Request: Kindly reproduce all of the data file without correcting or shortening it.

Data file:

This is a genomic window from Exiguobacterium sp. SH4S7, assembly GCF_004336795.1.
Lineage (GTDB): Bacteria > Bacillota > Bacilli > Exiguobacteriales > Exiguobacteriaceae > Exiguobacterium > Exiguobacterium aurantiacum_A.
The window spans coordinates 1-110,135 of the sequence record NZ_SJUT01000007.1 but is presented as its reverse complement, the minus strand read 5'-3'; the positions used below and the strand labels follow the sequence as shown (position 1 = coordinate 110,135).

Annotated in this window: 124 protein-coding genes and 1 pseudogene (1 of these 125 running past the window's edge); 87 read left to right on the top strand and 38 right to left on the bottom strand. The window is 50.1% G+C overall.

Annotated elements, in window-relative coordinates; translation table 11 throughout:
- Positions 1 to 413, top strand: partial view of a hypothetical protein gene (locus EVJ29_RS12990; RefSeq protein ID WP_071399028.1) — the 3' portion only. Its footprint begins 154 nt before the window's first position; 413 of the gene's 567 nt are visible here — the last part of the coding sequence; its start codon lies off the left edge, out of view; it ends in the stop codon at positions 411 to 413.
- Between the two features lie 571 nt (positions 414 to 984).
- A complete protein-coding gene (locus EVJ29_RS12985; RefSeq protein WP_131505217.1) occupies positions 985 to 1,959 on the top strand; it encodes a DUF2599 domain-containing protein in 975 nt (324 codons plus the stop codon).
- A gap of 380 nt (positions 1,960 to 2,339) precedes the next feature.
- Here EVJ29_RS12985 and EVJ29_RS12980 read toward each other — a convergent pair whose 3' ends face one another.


This is a genomic window from Exiguobacterium sp. SH4S7, assembly GCF_004336795.1.
Lineage (GTDB): Bacteria > Bacillota > Bacilli > Exiguobacteriales > Exiguobacteriaceae > Exiguobacterium > Exiguobacterium aurantiacum_A.
The window spans coordinates 1-110,135 of the sequence record NZ_SJUT01000007.1 but is presented as its reverse complement, the minus strand read 5'-3'; the positions used below and the strand labels follow the sequence as shown (position 1 = coordinate 110,135).

Annotated in this window: 124 protein-coding genes and 1 pseudogene (1 of these 125 running past the window's edge); 87 read left to right on the top strand and 38 right to left on the bottom strand. The window is 50.1% G+C overall.

Annotated elements, in window-relative coordinates; translation table 11 throughout:
- Positions 1 to 413, top strand: partial view of a hypothetical protein gene (locus EVJ29_RS12990; RefSeq protein ID WP_071399028.1) — the 3' portion only. Its footprint begins 154 nt before the window's first position; 413 of the gene's 567 nt are visible here — the last part of the coding sequence; its start codon lies off the left edge, out of view; it ends in the stop codon at positions 411 to 413.
- Between the two features lie 571 nt (positions 414 to 984).
- A complete protein-coding gene (locus EVJ29_RS12985; RefSeq protein WP_131505217.1) occupies positions 985 to 1,959 on the top strand; it encodes a DUF2599 domain-containing protein in 975 nt (324 codons plus the stop codon).
- A gap of 380 nt (positions 1,960 to 2,339) precedes the next feature.
- Here EVJ29_RS12985 and EVJ29_RS12980 read toward each other — a convergent pair whose 3' ends face one another.